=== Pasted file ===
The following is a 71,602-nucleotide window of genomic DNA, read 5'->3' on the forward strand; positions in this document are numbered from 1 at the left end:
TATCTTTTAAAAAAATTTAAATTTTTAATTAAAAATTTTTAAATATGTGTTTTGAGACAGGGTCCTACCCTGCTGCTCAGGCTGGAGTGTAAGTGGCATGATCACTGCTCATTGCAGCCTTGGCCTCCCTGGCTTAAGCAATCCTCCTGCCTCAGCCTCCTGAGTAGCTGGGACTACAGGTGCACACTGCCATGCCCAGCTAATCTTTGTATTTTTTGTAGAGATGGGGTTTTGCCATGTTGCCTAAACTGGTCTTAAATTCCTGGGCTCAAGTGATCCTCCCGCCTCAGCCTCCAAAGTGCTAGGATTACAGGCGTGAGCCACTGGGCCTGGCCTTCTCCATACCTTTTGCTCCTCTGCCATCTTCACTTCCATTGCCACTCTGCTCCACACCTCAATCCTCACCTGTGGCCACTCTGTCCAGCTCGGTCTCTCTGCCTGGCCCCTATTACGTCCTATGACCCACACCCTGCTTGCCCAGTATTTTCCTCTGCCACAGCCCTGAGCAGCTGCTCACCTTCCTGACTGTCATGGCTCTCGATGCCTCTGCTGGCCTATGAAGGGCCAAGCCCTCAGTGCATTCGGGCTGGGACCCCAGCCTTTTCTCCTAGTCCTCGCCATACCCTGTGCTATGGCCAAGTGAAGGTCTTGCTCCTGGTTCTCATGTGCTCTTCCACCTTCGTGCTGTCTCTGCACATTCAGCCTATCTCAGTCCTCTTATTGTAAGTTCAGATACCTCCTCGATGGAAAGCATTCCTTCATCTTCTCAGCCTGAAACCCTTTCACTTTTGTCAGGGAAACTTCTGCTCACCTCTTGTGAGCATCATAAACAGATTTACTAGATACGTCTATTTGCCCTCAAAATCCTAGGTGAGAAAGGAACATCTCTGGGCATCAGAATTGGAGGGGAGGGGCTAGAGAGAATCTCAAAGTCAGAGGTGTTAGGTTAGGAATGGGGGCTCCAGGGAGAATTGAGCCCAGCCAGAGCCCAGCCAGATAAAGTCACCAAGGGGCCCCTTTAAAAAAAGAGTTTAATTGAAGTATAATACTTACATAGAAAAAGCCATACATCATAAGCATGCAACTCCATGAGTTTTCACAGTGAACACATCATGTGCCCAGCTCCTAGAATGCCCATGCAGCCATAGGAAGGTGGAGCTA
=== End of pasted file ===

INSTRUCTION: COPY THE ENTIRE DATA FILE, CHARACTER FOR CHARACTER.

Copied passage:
The following is a 71,602-nucleotide window of genomic DNA, read 5'->3' on the forward strand; positions in this document are numbered from 1 at the left end:
TATCTTTTAAAAAAATTTAAATTTTTAATTAAAAATTTTTAAATATGTGTTTTGAGACAGGGTCCTACCCTGCTGCTCAGGCTGGAGTGTAAGTGGCATGATCACTGCTCATTGCAGCCTTGGCCTCCCTGGCTTAAGCAATCCTCCTGCCTCAGCCTCCTGAGTAGCTGGGACTACAGGTGCACACTGCCATGCCCAGCTAATCTTTGTATTTTTTGTAGAGATGGGGTTTTGCCATGTTGCCTAAACTGGTCTTAAATTCCTGGGCTCAAGTGATCCTCCCGCCTCAGCCTCCAAAGTGCTAGGATTACAGGCGTGAGCCACTGGGCCTGGCCTTCTCCATACCTTTTGCTCCTCTGCCATCTTCACTTCCATTGCCACTCTGCTCCACACCTCAATCCTCACCTGTGGCCACTCTGTCCAGCTCGGTCTCTCTGCCTGGCCCCTATTACGTCCTATGACCCACACCCTGCTTGCCCAGTATTTTCCTCTGCCACAGCCCTGAGCAGCTGCTCACCTTCCTGACTGTCATGGCTCTCGATGCCTCTGCTGGCCTATGAAGGGCCAAGCCCTCAGTGCATTCGGGCTGGGACCCCAGCCTTTTCTCCTAGTCCTCGCCATACCCTGTGCTATGGCCAAGTGAAGGTCTTGCTCCTGGTTCTCATGTGCTCTTCCACCTTCGTGCTGTCTCTGCACATTCAGCCTATCTCAGTCCTCTTATTGTAAGTTCAGATACCTCCTCGATGGAAAGCATTCCTTCATCTTCTCAGCCTGAAACCCTTTCACTTTTGTCAGGGAAACTTCTGCTCACCTCTTGTGAGCATCATAAACAGATTTACTAGATACGTCTATTTGCCCTCAAAATCCTAGGTGAGAAAGGAACATCTCTGGGCATCAGAATTGGAGGGGAGGGGCTAGAGAGAATCTCAAAGTCAGAGGTGTTAGGTTAGGAATGGGGGCTCCAGGGAGAATTGAGCCCAGCCAGAGCCCAGCCAGATAAAGTCACCAAGGGGCCCCTTTAAAAAAAGAGTTTAATTGAAGTATAATACTTACATAGAAAAAGCCATACATCATAAGCATGCAACTCCATGAGTTTTCACAGTGAACACATCATGTGCCCAGCTCCTAGAATGCCCATGCAGCCATAGGAAGGTGGAGCTA